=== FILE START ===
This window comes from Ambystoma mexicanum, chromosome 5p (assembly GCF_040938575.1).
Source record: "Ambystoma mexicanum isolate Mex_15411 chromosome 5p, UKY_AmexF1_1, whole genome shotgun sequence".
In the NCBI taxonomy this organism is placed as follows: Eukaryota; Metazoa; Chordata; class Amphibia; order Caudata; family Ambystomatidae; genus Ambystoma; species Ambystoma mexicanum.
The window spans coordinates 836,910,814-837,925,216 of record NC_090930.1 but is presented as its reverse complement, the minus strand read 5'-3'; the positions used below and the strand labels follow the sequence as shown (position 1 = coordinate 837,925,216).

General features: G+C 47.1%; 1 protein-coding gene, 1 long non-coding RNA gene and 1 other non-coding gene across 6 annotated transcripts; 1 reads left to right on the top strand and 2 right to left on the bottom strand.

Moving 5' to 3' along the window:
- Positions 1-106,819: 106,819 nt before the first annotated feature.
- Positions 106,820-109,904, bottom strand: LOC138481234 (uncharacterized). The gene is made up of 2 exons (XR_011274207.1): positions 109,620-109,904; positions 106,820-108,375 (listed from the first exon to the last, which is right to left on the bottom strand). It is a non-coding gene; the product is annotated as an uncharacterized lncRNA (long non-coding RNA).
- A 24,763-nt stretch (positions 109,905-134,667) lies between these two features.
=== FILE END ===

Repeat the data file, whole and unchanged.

This window comes from Ambystoma mexicanum, chromosome 5p (assembly GCF_040938575.1).
Source record: "Ambystoma mexicanum isolate Mex_15411 chromosome 5p, UKY_AmexF1_1, whole genome shotgun sequence".
In the NCBI taxonomy this organism is placed as follows: Eukaryota; Metazoa; Chordata; class Amphibia; order Caudata; family Ambystomatidae; genus Ambystoma; species Ambystoma mexicanum.
The window spans coordinates 836,910,814-837,925,216 of record NC_090930.1 but is presented as its reverse complement, the minus strand read 5'-3'; the positions used below and the strand labels follow the sequence as shown (position 1 = coordinate 837,925,216).

General features: G+C 47.1%; 1 protein-coding gene, 1 long non-coding RNA gene and 1 other non-coding gene across 6 annotated transcripts; 1 reads left to right on the top strand and 2 right to left on the bottom strand.

Moving 5' to 3' along the window:
- Positions 1-106,819: 106,819 nt before the first annotated feature.
- Positions 106,820-109,904, bottom strand: LOC138481234 (uncharacterized). The gene is made up of 2 exons (XR_011274207.1): positions 109,620-109,904; positions 106,820-108,375 (listed from the first exon to the last, which is right to left on the bottom strand). It is a non-coding gene; the product is annotated as an uncharacterized lncRNA (long non-coding RNA).
- A 24,763-nt stretch (positions 109,905-134,667) lies between these two features.